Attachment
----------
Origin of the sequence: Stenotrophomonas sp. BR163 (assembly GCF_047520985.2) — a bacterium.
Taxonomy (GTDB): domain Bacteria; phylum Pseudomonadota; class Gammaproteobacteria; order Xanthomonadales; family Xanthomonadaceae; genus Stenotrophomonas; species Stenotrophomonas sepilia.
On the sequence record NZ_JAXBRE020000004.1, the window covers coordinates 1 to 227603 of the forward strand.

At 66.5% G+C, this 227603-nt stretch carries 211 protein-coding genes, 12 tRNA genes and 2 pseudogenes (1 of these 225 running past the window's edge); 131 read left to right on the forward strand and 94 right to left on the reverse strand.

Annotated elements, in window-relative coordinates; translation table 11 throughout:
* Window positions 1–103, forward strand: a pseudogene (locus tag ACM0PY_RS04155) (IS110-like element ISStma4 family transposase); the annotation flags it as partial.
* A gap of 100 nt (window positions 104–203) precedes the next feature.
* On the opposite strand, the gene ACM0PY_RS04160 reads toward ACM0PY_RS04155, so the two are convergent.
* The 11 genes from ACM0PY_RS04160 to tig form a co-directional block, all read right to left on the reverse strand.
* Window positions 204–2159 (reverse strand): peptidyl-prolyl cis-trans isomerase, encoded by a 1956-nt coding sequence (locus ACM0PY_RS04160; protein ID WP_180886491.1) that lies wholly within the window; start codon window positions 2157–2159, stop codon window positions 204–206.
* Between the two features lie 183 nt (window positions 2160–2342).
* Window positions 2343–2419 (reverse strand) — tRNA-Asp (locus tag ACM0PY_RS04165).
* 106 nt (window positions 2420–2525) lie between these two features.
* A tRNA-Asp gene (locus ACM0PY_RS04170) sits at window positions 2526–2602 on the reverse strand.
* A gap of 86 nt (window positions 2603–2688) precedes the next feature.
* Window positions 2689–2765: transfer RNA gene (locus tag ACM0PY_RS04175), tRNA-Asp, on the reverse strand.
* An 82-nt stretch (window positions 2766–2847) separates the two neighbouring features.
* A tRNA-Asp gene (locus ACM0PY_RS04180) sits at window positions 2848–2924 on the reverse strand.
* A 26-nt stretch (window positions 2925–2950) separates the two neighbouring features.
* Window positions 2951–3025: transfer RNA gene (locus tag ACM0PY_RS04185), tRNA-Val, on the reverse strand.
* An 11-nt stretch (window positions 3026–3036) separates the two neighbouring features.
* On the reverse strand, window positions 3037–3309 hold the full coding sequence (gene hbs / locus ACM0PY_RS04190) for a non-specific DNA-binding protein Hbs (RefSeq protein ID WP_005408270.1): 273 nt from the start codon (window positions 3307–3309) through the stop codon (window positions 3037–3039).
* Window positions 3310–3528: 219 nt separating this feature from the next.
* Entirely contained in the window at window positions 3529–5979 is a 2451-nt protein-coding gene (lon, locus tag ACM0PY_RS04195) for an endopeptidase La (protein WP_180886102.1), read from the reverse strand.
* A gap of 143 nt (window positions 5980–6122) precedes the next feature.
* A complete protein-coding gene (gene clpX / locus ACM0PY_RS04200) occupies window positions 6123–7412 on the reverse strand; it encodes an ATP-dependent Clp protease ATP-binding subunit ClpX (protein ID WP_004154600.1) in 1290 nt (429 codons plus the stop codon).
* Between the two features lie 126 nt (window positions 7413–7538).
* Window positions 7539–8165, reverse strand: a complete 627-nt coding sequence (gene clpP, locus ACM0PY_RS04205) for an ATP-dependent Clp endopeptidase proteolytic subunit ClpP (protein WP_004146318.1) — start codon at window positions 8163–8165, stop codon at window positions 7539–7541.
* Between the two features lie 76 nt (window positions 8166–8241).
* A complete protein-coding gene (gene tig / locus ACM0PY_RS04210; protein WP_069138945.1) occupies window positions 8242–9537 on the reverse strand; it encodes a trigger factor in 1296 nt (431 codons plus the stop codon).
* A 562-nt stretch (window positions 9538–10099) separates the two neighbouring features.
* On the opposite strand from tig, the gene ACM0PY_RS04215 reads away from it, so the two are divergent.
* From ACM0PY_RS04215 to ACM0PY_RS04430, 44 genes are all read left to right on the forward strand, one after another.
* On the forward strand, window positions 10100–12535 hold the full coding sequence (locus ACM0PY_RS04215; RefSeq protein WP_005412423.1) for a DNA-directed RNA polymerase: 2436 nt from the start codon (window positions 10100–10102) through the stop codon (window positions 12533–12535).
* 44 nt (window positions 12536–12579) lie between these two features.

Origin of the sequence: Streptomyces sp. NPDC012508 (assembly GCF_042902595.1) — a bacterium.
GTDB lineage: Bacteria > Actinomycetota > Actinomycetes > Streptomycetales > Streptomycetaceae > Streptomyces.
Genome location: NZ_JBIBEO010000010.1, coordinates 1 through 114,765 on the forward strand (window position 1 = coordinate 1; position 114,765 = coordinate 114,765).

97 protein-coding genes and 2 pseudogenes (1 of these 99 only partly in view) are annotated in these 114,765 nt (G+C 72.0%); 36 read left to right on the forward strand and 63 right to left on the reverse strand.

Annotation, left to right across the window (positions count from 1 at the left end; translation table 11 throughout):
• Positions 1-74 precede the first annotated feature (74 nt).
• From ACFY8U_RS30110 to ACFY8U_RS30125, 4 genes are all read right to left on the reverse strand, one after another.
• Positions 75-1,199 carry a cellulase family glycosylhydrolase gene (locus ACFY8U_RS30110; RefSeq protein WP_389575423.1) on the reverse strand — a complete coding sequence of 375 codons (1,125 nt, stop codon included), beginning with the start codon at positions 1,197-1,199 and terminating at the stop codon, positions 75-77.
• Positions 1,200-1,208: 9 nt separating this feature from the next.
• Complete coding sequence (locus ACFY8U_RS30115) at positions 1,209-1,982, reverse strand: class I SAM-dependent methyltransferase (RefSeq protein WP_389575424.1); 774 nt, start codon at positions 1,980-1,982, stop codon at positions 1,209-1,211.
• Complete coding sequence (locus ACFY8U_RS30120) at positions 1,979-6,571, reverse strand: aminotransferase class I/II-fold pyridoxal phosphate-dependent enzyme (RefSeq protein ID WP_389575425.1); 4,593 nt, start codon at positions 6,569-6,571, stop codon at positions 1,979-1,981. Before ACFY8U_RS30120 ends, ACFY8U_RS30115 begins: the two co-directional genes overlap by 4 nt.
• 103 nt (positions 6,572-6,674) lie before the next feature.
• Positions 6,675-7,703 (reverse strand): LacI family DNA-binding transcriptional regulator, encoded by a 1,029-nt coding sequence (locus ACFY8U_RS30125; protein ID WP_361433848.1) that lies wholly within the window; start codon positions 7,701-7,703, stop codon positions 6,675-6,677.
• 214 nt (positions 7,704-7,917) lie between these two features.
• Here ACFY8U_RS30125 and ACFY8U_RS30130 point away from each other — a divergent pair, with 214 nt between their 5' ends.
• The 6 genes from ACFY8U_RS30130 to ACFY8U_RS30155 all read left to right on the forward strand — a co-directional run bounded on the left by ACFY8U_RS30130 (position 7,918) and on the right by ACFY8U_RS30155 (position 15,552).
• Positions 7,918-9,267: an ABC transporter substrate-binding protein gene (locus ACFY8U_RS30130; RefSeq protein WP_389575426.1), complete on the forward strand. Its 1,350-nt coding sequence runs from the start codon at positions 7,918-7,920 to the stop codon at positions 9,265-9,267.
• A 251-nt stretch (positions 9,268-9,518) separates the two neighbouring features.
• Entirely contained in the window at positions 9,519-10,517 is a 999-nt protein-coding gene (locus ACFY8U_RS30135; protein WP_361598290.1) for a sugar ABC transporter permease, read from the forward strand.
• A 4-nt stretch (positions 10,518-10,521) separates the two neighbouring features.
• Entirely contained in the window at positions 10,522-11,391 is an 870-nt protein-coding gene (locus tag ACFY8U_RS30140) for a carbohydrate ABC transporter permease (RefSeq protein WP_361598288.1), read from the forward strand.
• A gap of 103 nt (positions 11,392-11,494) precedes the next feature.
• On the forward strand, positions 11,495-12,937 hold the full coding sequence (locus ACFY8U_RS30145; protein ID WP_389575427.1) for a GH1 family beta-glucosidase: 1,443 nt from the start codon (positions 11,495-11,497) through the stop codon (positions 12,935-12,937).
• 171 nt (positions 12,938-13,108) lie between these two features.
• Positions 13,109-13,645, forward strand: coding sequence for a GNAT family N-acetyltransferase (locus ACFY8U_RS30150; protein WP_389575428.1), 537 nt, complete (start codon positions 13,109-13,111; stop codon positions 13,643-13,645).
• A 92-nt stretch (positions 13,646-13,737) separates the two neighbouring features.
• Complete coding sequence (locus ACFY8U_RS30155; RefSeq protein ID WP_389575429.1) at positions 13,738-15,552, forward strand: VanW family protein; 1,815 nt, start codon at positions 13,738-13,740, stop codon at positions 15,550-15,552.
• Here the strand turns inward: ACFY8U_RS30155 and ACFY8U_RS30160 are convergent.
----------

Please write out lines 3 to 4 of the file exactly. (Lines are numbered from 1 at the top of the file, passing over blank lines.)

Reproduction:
On the sequence record NZ_JAXBRE020000004.1, the window covers coordinates 1 to 227603 of the forward strand.

At 66.5% G+C, this 227603-nt stretch carries 211 protein-coding genes, 12 tRNA genes and 2 pseudogenes (1 of these 225 running past the window's edge); 131 read left to right on the forward strand and 94 right to left on the reverse strand.